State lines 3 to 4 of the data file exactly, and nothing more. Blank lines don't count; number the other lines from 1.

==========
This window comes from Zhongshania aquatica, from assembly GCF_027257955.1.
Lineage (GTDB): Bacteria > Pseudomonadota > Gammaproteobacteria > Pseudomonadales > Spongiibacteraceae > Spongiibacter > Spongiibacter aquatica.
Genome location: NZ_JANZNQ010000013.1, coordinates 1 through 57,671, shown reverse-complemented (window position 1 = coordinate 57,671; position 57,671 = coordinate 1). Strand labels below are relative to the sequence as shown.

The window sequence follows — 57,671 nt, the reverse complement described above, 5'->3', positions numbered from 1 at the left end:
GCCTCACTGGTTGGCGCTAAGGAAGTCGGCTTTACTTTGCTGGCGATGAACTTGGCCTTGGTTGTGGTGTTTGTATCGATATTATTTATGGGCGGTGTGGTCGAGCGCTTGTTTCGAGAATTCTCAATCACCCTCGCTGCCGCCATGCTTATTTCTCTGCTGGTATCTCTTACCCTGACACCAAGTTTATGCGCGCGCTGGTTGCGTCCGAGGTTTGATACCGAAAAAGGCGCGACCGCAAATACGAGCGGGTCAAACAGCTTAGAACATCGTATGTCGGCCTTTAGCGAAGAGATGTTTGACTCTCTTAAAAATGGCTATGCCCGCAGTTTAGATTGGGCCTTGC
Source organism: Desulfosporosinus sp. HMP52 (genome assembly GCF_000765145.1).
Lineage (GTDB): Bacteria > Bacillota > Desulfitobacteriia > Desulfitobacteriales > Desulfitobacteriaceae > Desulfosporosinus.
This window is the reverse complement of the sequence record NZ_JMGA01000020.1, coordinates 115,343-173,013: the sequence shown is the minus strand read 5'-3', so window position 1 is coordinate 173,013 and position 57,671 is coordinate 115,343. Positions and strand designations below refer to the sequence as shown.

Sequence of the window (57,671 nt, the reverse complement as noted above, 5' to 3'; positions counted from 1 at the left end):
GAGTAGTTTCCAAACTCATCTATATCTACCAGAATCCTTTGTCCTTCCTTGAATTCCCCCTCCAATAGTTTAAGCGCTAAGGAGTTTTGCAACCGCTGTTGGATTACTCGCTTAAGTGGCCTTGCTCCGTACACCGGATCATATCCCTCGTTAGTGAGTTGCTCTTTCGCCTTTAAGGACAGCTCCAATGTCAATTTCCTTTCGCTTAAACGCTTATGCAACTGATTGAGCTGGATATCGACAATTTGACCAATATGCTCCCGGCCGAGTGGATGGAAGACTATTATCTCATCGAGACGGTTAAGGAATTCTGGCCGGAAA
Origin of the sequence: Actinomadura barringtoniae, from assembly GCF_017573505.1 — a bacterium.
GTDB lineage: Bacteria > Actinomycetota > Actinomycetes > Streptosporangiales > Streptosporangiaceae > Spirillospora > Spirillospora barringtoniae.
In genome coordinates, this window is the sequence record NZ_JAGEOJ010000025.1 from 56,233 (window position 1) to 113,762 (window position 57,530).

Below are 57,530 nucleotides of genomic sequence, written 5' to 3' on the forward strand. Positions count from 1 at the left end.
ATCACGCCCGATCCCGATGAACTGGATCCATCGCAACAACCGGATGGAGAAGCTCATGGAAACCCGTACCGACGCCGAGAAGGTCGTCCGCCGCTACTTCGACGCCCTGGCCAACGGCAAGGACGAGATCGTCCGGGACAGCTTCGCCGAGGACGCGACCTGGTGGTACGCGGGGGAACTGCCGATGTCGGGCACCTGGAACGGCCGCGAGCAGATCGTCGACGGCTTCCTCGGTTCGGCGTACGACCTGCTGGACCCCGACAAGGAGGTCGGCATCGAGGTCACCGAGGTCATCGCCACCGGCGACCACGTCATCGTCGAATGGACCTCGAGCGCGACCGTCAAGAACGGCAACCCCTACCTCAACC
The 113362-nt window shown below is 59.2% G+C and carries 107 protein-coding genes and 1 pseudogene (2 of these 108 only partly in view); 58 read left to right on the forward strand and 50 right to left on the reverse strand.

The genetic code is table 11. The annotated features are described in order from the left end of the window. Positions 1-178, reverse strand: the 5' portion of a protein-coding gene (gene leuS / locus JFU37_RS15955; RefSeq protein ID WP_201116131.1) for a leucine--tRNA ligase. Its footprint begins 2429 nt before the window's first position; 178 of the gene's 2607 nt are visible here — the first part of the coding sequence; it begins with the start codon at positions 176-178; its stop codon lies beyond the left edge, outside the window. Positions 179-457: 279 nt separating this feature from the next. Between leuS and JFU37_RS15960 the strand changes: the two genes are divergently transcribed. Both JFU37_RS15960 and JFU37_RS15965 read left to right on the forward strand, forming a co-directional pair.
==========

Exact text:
Genome location: NZ_JANZNQ010000013.1, coordinates 1 through 57,671, shown reverse-complemented (window position 1 = coordinate 57,671; position 57,671 = coordinate 1). Strand labels below are relative to the sequence as shown.

The window sequence follows — 57,671 nt, the reverse complement described above, 5'->3', positions numbered from 1 at the left end: